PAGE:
Playwriter 2 / Bricklayer (VB .NET)

Back in 2005 I was working the Out of Hours shift at Norsk Data in Newbury. In between the nightly monitoring, admin and DVD-watching I had started playing with VB .NET 1.x and wrote a couple of nearly-useful tools.

Playwriter 2

I’m not sure what happened to Playwriter 1 – it could have been a lost Blitz Plus project – but this was designed to be a basic Text Editor that was functionally somewhere between Notepad and Wordpad, specifically aimed at writing a screenplay (which never happened.)

Based on my memories of Cygnus Editor (CED) on the Amiga you could change the text/background colours, do some really basic text formatting, change alignment, turn on word wrap, convert tabs to spaces and count how many words you’d typed (although the latter doesn’t actually work.)

This could have been quite a usable tool if I’d bothered to include the Save File functionality. As it is it’s pretty useless. 😀

Playwriter 2


At one point I may have intended to do another isometric project following on from PixelDam, however, this was primarily an exercise in adapting code I’d written in Blitz Basic to the new language.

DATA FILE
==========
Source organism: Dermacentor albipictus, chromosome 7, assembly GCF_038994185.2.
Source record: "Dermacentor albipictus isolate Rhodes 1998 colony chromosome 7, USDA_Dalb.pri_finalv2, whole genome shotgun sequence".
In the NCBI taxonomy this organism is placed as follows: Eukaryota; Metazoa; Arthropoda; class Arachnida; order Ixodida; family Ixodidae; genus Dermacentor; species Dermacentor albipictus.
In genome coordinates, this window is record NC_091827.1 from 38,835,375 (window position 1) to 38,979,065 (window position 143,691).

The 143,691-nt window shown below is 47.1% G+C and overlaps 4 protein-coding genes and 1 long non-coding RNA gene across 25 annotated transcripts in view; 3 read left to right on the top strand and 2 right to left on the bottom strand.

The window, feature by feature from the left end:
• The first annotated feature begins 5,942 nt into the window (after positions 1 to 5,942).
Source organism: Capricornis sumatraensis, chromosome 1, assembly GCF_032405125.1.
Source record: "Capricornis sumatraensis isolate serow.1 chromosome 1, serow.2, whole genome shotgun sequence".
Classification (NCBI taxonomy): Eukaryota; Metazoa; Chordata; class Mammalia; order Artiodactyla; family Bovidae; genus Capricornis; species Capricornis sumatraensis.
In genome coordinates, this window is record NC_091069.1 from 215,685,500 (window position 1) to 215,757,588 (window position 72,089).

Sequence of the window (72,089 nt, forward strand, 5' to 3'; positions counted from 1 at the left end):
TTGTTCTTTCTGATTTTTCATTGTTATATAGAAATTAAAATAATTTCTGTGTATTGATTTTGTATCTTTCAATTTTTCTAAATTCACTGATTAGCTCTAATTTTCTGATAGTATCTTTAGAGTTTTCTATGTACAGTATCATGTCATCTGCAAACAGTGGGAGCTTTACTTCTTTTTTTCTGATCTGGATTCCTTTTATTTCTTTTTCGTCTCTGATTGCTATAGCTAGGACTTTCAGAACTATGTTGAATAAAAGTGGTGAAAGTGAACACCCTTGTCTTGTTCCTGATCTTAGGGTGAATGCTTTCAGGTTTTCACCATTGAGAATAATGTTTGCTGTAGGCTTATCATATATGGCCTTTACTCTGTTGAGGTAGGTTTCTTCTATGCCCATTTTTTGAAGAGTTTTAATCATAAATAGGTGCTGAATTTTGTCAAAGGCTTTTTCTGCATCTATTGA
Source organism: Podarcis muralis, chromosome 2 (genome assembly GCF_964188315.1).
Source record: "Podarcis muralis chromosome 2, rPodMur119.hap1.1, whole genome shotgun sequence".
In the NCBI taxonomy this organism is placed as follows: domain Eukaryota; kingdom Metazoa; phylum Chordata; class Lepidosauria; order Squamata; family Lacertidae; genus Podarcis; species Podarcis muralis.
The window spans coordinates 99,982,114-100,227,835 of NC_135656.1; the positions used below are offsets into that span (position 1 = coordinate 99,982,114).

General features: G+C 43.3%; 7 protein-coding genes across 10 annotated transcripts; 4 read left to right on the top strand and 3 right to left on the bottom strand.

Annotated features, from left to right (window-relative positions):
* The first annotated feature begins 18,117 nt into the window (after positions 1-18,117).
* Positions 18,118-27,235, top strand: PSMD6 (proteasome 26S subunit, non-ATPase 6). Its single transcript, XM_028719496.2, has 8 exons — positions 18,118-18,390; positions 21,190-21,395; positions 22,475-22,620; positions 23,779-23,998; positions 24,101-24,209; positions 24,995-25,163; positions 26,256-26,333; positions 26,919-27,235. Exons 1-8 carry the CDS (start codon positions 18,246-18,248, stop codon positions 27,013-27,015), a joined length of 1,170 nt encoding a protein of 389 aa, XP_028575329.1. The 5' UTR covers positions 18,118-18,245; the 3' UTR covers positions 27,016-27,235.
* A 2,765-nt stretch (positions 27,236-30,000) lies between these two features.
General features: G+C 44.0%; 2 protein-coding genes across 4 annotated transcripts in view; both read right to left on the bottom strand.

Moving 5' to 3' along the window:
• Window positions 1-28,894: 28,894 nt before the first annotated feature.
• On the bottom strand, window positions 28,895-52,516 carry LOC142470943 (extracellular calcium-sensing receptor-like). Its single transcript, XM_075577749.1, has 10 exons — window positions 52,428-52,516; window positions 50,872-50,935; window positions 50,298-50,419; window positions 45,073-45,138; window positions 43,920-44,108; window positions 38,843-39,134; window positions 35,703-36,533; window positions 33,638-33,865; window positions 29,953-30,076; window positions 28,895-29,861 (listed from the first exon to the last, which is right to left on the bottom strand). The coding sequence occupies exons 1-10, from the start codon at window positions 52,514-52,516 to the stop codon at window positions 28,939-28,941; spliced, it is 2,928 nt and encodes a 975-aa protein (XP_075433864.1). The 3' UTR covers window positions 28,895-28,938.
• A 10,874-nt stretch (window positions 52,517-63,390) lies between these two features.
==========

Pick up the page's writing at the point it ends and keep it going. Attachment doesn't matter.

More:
You start off by creating a Brick Wall by defining brick size and colour, the number of bricks horizontally and vertically and mortar colour. The colour of the bricks is randomly varied.

Next up you add some Simple Noise to give texture and/or Perlin Noise to give shading or surface variance – the default green, for instance, was supposed to simulate moss.

You can then apply some Isometric-specific Linear Transformations, i.e.: ISO Wall Left/Right, ISO Floor Left/Right, ISO 45° Roof Left/Right and “2x, 1y” (which I don’t recall the purpose of.)

If you don’t like my bricks then you can import an image from either the Clipboard or a File and apply the Noise/Transformations to that.

Finally you can export the image to a .BMP and/or the Clipboard.


The installation media/licence for VB .NET is currently lost somewhere in my attic and so I’ve been unable to look at the source code for these recently.

If I ever track the CD down I’ll post the source, however, in the meantime these .zip files just contain the compiled executablesand, as a result, they’re provided very much as-is and for use at your own risk!
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